In the original recording of this piece there are elements that the performers added that are not marked in the score, assumed to be part of changes Goodman wanted. For example, the ensemble knows how to play this music with the swing it’s intended to have. Gould’s compositional technique and influence from Goodman’s own music was brought out in this recording. Goodman’s use of vibrato in his playing is best supported with an ensemble that also uses vibrato and utilizes the same inflections he does in jazz performance.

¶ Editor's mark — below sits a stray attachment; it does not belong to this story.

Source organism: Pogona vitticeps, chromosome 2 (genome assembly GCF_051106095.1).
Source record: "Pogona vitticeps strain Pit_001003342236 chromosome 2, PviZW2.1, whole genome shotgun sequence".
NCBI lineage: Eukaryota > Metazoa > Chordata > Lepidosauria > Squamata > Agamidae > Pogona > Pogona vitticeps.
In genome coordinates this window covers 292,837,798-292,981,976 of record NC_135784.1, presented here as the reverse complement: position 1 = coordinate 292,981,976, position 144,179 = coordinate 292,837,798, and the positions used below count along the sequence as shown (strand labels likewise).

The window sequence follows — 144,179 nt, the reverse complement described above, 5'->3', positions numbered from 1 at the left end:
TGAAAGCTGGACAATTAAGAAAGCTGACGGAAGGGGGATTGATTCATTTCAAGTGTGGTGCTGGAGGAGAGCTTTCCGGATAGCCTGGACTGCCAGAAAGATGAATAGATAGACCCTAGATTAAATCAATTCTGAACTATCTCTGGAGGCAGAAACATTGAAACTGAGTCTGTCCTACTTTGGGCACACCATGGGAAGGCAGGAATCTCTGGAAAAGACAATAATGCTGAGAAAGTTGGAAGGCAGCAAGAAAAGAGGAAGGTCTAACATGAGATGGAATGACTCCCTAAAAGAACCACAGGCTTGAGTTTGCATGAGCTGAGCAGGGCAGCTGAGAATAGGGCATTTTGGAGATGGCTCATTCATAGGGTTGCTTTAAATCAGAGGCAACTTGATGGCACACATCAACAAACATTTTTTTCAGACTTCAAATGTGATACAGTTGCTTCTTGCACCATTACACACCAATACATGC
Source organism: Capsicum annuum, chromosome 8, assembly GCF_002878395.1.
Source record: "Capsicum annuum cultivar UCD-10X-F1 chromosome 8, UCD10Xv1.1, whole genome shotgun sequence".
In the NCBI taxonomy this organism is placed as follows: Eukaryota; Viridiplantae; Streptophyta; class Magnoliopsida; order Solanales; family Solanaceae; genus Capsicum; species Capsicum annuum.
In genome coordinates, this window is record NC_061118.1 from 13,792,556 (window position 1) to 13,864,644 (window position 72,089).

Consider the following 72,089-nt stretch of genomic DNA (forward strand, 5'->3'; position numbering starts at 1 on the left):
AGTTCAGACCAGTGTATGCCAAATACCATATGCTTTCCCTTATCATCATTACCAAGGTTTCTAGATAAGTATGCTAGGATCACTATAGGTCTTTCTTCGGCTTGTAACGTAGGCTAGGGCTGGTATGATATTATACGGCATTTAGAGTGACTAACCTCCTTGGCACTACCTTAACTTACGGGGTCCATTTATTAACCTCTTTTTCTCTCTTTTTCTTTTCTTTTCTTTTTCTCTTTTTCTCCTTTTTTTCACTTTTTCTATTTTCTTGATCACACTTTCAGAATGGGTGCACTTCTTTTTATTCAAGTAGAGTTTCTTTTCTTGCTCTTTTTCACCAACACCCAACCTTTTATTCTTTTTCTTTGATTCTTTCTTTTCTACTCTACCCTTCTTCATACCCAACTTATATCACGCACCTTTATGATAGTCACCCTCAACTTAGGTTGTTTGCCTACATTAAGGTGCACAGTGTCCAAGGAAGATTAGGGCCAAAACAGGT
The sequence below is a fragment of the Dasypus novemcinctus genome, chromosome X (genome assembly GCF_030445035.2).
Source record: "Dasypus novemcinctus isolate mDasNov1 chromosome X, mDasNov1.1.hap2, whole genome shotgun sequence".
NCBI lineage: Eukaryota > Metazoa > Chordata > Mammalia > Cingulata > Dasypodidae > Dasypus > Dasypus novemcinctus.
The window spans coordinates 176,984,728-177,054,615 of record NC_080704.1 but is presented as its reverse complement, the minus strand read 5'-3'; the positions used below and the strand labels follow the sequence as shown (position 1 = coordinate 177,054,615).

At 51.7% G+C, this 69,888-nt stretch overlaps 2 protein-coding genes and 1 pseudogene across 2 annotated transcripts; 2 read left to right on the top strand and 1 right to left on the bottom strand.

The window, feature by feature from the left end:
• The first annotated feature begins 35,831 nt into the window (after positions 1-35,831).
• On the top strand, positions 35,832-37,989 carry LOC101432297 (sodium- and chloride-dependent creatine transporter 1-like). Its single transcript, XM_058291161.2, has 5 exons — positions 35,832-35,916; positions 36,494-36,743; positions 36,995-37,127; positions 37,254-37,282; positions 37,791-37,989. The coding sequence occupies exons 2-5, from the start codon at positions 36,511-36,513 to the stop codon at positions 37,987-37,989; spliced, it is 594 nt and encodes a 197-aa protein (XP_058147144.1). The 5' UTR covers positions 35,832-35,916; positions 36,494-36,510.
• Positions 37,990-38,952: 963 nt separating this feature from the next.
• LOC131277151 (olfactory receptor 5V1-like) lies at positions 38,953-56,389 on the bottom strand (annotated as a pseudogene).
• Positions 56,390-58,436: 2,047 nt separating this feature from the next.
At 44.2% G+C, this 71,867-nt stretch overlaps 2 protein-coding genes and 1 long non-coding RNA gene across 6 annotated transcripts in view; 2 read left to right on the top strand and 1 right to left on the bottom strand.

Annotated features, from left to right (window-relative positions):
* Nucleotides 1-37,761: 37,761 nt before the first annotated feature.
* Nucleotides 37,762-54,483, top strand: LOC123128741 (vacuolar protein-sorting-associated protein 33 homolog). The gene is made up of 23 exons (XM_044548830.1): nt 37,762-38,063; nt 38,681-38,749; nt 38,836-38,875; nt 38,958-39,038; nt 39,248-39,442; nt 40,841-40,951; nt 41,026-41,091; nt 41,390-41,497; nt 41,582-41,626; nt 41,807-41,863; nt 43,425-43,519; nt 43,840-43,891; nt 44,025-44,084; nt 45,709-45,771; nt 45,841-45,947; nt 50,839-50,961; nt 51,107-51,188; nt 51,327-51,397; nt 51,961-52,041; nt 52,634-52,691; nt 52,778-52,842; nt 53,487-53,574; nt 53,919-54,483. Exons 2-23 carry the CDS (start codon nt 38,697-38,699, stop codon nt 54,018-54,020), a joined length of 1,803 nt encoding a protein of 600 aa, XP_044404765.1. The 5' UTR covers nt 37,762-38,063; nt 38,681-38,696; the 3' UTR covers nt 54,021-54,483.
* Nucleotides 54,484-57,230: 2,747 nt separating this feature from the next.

The second movement starts in a soft melancholy sound using slides and bends when deemed necessary. The ensemble also uses far more dynamic swells than what the score has in ink. Because of these choices the ensembles evokes a mood of sad drunkenness by the end of the movement. The development of the mood can be felt from beginning to end, though the mood comes off as something differing from how Gould describes this movement. This seems like more than a tired band at a bar. The progression of getting kicked out of a bar fits the description from the listener. A change of mood can first be heard at m. 37. Before this point the saxophone voices were being layered into this point when clarinet enters with bass adding forward motion sounding like the band in starting to pack up gear. By m. 70 the mood of the piece moves noticeably further away from the blues feel stated in the beginning and in the title. The accompaniment has shifted to triplet eighth notes and increased the tempo which isn’t notated in the score. This specific change very well could possibly be part of a Goodman change to get something more musical out of the section to bring more contrast. Trombone comes into the forefront of the texture with a written solo involving many slides in the melody. An obvious mood shift to drunken by m. 89 where this idea actually starts with trumpet involved in a call and answer motif with trombone. When clarinet enters again Goodman in the recording adds a scoop to complement the idea the trumpet and trombone developed. In this recording Goodman doesn’t include the written solo at m. 111. This could very well be a section the Goodman decided to leave out for two reasons. The first having to do with the amount of notes to be covered; the second, a possible style choice. Speculating from the current mood of the movement at this point in the recording, the reasonable assumption would include both. Hearing how this movement is set to a possible story, the eighth note triplet motif would be too much. Instead trumpet has a solo of their own design, more lyrical in nature leading smoother into the decrescendo two measures before m. 121. The final difference involves another gradual increase of speed just before m. 145 into m. 154 where the ensemble then slows back to the original tempo. This change makes more sense than what Gould had composed here. The story that was in this movement needed the exaggeration from tempo changes to get the proper closure and rollercoaster feeling of having a bad night.